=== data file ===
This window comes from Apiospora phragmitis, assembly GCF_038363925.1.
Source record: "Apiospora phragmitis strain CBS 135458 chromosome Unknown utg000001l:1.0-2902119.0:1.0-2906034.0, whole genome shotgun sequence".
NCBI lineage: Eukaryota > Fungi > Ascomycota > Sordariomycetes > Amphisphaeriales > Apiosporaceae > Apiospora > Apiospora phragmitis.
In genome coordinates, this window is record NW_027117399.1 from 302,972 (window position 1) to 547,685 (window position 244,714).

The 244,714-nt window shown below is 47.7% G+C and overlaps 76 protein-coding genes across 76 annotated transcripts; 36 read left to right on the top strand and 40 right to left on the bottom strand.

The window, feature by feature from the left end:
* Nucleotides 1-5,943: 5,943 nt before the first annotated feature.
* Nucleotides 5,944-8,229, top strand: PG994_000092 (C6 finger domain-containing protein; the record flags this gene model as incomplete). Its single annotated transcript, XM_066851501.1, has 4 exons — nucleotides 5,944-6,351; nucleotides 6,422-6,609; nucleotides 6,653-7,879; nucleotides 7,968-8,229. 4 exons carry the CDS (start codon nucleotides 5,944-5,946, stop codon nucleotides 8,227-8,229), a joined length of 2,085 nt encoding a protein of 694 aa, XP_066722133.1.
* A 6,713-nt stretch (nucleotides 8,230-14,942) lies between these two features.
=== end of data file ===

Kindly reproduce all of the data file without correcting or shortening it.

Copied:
This window comes from Apiospora phragmitis, assembly GCF_038363925.1.
Source record: "Apiospora phragmitis strain CBS 135458 chromosome Unknown utg000001l:1.0-2902119.0:1.0-2906034.0, whole genome shotgun sequence".
NCBI lineage: Eukaryota > Fungi > Ascomycota > Sordariomycetes > Amphisphaeriales > Apiosporaceae > Apiospora > Apiospora phragmitis.
In genome coordinates, this window is record NW_027117399.1 from 302,972 (window position 1) to 547,685 (window position 244,714).

The 244,714-nt window shown below is 47.7% G+C and overlaps 76 protein-coding genes across 76 annotated transcripts; 36 read left to right on the top strand and 40 right to left on the bottom strand.

The window, feature by feature from the left end:
* Nucleotides 1-5,943: 5,943 nt before the first annotated feature.
* Nucleotides 5,944-8,229, top strand: PG994_000092 (C6 finger domain-containing protein; the record flags this gene model as incomplete). Its single annotated transcript, XM_066851501.1, has 4 exons — nucleotides 5,944-6,351; nucleotides 6,422-6,609; nucleotides 6,653-7,879; nucleotides 7,968-8,229. 4 exons carry the CDS (start codon nucleotides 5,944-5,946, stop codon nucleotides 8,227-8,229), a joined length of 2,085 nt encoding a protein of 694 aa, XP_066722133.1.
* A 6,713-nt stretch (nucleotides 8,230-14,942) lies between these two features.